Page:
Ryotaro Meshino: Hearts fans are hardcore, that’s why I signed
Hearts have had no shortage of new signings arrive amid a wave of hype in recent years. There was plenty fanfare, for instance, when each of Juwon Oshaniwa, Kyle Lafferty, Sean Clare and David Vanecek checked into Tynecastle.
None of the above, however, had a mini media scrum waiting to greet them upon arrival at Edinburgh Airport. And none of them had four journalists from their homeland make the journey to Edinburgh especially to be at their unveiling media conference in Gorgie, as was the case for Ryotaro Meshino yesterday. The 21-year-old Japanese playmaker’s arrival in the Capital, on a season-long loan from Manchester City, has the genuine feel of a coup for Hearts.
Crucially, the player seems delighted to be in Edinburgh, even though it was only a few weeks ago that he experienced the giddying thrill of landing a life-changing move to City from his formative club Gamba Osaka. When meeting journalists in Tynecastle’s impressive new Skyline Lounge late yesterday afternoon, Meshino spoke predominantly through his agent, who doubled up as his translator for the day.
In such instances, when interviews are carried out via a third party, generating any flow of conversation or drawing any depth from the subject matter can be difficult. However, there was an illuminating moment in the exchange when Meshino let his personality shine through as he sporadically uttered in English “hurry up, hurry up, hurry up”, with a big smile across his face and a glint in his eye. This was him conveying how he felt during the protracted process of securing a work permit that would allow him to join Hearts. Further underlining his eagerness to get the move signed and sealed, he said, through his agent: “For one week, two weeks I couldn’t sleep! The wait was killing me. For those two weeks, because we had to get the work permit, get the passport, I wanted to come to Edinburgh every day. Finally I’m here.”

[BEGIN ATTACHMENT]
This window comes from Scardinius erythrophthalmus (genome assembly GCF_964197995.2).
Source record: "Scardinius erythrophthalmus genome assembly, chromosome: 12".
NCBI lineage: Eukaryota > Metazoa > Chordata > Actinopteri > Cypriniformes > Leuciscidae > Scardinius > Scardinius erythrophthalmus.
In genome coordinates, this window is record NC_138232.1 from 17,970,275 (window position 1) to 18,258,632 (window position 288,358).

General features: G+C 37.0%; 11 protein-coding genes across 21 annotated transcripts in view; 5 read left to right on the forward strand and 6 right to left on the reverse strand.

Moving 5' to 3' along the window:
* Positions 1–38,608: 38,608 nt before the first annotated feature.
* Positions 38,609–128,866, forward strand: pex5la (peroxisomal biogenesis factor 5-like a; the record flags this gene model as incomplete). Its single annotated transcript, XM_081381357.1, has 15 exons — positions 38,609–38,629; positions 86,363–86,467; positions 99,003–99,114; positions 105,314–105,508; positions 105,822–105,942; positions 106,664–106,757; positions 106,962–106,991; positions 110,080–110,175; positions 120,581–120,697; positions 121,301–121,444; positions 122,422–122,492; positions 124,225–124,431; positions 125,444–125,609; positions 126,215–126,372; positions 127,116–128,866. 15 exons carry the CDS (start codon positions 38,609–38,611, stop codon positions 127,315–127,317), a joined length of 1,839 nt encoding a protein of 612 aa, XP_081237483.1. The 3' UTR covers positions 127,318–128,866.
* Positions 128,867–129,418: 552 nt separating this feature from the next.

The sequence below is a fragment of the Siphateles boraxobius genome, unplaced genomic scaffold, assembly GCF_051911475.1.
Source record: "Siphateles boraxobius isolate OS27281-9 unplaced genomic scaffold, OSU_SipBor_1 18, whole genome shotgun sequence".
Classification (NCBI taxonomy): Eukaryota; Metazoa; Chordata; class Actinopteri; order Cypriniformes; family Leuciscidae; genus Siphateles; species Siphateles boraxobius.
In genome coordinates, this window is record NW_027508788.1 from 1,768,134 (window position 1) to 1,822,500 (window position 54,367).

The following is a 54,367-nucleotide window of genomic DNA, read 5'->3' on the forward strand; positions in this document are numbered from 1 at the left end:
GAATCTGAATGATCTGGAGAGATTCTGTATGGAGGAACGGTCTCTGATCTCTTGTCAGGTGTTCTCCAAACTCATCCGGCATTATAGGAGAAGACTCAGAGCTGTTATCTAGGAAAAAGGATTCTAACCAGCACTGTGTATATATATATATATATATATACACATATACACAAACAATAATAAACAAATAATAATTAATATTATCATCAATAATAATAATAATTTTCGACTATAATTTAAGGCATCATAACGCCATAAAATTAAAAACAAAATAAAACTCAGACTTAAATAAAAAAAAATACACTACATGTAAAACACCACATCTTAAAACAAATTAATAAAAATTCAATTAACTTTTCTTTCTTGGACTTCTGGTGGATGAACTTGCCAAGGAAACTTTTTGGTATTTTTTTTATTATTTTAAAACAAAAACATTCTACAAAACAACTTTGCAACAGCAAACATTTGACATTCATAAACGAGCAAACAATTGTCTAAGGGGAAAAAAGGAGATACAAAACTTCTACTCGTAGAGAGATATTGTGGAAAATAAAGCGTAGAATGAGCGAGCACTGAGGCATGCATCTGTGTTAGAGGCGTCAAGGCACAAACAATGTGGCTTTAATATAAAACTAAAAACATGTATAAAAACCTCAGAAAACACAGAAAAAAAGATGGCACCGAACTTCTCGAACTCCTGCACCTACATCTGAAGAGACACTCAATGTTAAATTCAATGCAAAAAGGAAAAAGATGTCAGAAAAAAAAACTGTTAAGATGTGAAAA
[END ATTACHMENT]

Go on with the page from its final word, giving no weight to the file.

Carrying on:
Meshino had talks with other clubs in Europe but feels joining Hearts offers him an opportunity to adapt to British football and enhance his chances of one day playing for City. He has already seen Hearts at their worst – when he attended the grim 0-0 draw against Ross County three weeks ago – but believes he can thrive amid the passion of Tynecastle. “I am very happy to be here,” said Meshino. “I visited a lot of clubs throughout Europe and we got a similar presentation from all the clubs. But Hearts picked out my strengths and things I could improve on and I feel good about this. I believe Hearts can help me improve.
“I was here for the Ross County game and I can imagine that I can help make a difference in the team. The supporters at Hearts are very hardcore and are very passionate. My big goal is to play for Manchester City, of course. But this is my first season playing in Europe and I think that everyone at Hearts, the coach and the assistant coaches, have made me feel positive that they will help me improve. I just want to play and concentrate on Hearts.”
Meshino believes he will bring “unique” qualities to Tynecastle. “I like the No.10 position,” he said, explaining what type of player he is. “I like to receive the ball in tight spaces and turn towards goal to make assists and score goals. I like to make the difference near the penalty box.”
Despite Meshino’s slight frame, manager Craig Levein is adamant his new recruit is robust enough to handle the aggressive side of Scottish football. “I’m not worried about that, he’s a tough boy,” Levein said ahead of Meshino’s likely debut against Hamilton Accies this afternoon. “Some of the footage from the games out there, he gets booted but he gets up and gets on with it. Man City did all the tests and they were really surprised how strong he is. He’s small but he’s very strong.
“I have to temper any excitement because there is always a human element when you sign a player. The level of expectation has to be managed. I’m hopeful he’ll hit the ground running against Hamilton and thrill everybody in the stadium. But I’m prepared for him not doing that. The thing I do know is that he will do at some point.”
Levein is encouraged by the fact Meshino still wanted to come to Hearts even after seeing supporters turn on the team following the County flop earlier this month. “I knew he was hugely keen after we brought him to the Ross County game and he still wanted to come,” said the manager. “Believe it or not, that told me something. He loves the atmosphere, which is interesting as well. He talked about a moment in the second half when Aidy White beat a few players and the crowd responded and that excited him because that’s what he does. I think the game taught him that football here matters as well.
“If you’re playing in the top league in Japan you maybe think the top league in Scotland isn’t the most exciting place to play. But I think the emotion of the fans and the stadium, it always feels better to play football in a place that matters. It matters here and he felt that during the game, which was exciting for me. He understands our fans expect to win and he feels he is someone who can help us win, so let’s see what happens.”